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Killed French teacher warns not to show images of Prophet Muhammad before ‘Islamist’ attack

PARIS – A student says he warned his teacher about displaying cartoons of the Prophet Muhammad, considered slanderous by Muslims, the day before he was killed on a street in Paris called by the President of France Emmanuel Macron who was an “Islamic terrorist attacker.”

Martial Lusiela, 15, told NBC News he was “shocked” by Friday afternoon’s attack on the middle-class suburb of Conflans-Sainte-Honorine, northwest of the French capital.

“I did not expect a decapitation – it was so far away,” he said, speaking with the consent of his parents, shortly after the incident in which his 47-year-old history teacher died.

French anti-terrorist prosecutor Jean-Francois Ricard identified the victim as Samuel P.

Ricard told reporters on Saturday that the attacker was an 1

8-year-old escaped Chechen. He said he was armed with a knife and an airsoft gun that fired plastic pellets. Police shot him shortly after the incident.

Born in Moscow, the teenager was given a 10-year residency in France and was not known for intelligence services, Ricard said.

A text claiming responsibility for the attack and a photo of the victim were found on the suspect’s phone, he said, adding that the suspect was seen at the school asking students about the teacher, and the principal the teacher also received many threatening phone calls.

Ricard said Samuel sustained multiple injuries and that an investigation into the murder of a suspected terrorist motive, has been opened.

On Saturday morning, flowers were placed outside the College Bois d’Aulne, where Samuel taught. Others have signs that say, “I am a teacher.”

People bring flowers to the Bois d’Aulne College where the murdered teacher was working on Saturday.CHARLES PLATIAU / Reuters

Student Luisela, said she was in Samuel’s class earlier this month, when the civics teacher showed students the cartoons published by Charlie Hebdo magazine in 2015, which were considered slanderous to Muslims. Islam forbids the images of the prophets, insisting that they lead to idolatry.

“We told the teacher it was not good to show pictures like this and it would cause a lot of trouble,” Lusiela said. “This is not a cartoon you should show in class, because there are Muslims in the class.”

Nine people have been arrested for questioning as part of the investigation, along with four family members of the attackers, a spokesman for France’s anti-terrorism prosecutor’s office said on Saturday.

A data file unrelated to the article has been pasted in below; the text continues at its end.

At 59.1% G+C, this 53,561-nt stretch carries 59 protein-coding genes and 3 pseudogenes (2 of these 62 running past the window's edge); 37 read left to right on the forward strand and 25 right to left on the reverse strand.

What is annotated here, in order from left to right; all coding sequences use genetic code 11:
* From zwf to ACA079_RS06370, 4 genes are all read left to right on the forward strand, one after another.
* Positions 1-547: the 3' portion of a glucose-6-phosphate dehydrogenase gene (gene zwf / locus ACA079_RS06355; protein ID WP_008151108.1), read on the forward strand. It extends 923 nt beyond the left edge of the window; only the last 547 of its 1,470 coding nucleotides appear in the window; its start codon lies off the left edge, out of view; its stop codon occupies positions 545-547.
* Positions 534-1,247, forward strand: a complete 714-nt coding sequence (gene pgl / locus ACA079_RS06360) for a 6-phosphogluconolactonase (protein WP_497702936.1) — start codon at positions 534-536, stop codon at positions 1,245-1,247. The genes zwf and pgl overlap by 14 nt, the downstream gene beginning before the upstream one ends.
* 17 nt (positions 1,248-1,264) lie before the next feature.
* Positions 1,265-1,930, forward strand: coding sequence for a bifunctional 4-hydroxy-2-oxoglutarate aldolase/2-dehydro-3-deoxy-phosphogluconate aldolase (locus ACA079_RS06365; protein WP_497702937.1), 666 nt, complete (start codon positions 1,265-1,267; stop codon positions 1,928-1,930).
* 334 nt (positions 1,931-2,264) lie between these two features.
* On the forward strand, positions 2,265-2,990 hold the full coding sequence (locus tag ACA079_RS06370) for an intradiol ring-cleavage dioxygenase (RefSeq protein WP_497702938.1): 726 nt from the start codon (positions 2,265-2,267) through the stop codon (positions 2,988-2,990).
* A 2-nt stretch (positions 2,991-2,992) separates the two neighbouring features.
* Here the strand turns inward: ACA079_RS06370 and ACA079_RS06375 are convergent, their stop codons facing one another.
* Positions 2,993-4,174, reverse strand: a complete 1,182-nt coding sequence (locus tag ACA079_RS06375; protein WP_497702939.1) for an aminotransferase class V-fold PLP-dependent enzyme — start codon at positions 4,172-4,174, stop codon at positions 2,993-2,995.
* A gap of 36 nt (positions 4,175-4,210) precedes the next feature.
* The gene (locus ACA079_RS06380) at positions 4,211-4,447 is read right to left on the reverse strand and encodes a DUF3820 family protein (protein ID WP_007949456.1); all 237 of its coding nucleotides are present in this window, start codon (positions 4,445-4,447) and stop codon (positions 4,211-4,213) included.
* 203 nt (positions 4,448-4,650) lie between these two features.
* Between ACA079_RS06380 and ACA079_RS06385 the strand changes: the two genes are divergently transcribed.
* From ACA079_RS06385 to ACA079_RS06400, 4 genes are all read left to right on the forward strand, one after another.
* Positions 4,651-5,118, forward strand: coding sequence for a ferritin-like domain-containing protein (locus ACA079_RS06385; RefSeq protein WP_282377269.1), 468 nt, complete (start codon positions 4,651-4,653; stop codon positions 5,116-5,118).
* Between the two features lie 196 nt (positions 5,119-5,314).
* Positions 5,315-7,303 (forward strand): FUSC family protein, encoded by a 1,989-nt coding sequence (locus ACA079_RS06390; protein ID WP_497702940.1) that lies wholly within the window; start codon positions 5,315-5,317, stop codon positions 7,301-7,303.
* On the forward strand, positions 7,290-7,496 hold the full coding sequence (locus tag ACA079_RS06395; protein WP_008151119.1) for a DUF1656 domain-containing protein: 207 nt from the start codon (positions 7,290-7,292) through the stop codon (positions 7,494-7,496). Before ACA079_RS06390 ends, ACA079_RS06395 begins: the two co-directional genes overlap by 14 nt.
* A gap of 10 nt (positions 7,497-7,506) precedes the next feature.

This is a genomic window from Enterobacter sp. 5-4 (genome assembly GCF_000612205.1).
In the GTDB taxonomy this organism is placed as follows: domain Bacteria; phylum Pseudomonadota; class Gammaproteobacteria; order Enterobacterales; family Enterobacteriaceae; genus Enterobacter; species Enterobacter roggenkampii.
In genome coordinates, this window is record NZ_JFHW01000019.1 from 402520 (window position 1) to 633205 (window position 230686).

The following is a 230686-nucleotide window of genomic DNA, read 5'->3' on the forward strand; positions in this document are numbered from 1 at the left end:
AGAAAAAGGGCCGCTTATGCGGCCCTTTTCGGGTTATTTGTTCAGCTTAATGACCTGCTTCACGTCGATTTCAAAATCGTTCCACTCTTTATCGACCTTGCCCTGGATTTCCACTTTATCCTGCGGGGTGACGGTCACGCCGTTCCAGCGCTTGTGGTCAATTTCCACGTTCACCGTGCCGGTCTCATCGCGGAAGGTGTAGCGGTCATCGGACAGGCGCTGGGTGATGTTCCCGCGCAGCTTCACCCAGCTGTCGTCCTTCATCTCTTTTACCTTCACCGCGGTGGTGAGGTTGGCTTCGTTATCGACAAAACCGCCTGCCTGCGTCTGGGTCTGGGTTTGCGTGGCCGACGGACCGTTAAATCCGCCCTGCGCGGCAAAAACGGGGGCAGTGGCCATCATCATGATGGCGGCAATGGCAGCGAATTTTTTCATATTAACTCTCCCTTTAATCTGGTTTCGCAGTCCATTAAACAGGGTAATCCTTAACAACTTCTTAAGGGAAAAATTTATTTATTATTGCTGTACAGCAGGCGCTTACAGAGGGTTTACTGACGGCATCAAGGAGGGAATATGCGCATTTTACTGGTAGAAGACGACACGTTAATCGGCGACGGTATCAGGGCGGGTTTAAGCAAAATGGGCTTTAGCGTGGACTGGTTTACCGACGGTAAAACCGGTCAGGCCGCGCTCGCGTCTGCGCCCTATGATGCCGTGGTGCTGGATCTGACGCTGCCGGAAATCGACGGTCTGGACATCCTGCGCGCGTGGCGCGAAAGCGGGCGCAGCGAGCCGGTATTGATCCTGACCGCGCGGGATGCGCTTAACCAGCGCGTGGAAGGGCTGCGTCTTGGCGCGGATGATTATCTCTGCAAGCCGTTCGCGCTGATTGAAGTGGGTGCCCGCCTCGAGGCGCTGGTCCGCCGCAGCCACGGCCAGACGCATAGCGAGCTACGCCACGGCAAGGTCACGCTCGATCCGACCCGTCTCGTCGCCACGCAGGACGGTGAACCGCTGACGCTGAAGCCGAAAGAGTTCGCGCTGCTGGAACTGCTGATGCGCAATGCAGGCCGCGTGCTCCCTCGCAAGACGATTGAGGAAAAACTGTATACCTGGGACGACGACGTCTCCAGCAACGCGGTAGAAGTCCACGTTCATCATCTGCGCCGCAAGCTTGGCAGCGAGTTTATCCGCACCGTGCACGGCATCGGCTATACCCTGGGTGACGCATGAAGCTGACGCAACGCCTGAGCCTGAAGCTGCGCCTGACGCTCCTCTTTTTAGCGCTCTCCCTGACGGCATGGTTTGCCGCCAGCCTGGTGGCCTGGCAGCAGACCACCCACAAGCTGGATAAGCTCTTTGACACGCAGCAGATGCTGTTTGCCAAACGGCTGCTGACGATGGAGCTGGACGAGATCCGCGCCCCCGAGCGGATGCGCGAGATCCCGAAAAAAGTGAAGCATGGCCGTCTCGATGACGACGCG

French President Emmanuel Macron said Samuel “was the victim of an Islamic terrorist attack,” speaking from the scene of the incident on Friday.

“One of our fellow citizens was killed today because he was teaching, he was teaching students about freedom of expression,” Macron told reporters.

“Our countrymen were attacked quickly,” he said. “They will not win … We are moving. Strong, And fast. You can count on my determination.”

The attack came as the Macron government continued to work on a bill to address Islamic radicals. France has the largest Muslim population in Western Europe with up to 5 million members, Islam being the second largest religion in the country.

Part of that population is made up of Chechen people. In the 1990s, two wars in Chechnya, a predominantly Muslim Russian republic in the North Caucasus, sparked a move and many fled to western Europe.

Muslim leaders in France have strongly condemned the incident on Friday, which carried out the attacks five years ago in the offices of satirical magazine Charlie Hebdo. The outlet published cartoons of Prophet Muhammad, issuing divisions that still reflect French society.

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Less than a month ago, a man from Pakistan used a meat cleaver to attack and injure two people on a cigarette break outside the offices where Charlie Hebdo was based during the attack in 2015.

The cartoons controversy was revived last month when Charlie Hebdo decided to republish them to coincide with the start of the 2015 conspiracy trial.

Al-Qaeda, the militant Islamist group that claimed responsibility for those killings, threatened to attack Charlie Hebdo again after it republished the cartoons.

The magazine said last month that it had republished the images to assert its right to freedom of expression, and to show that it could not survive the silence of the violent attack. That stance is supported by many prominent French politicians and public figures.

Nancy Ing and Matt Bradley report from Paris. Adela Suliman reports from London.

Reuters and The Associated Press contributed to this report.

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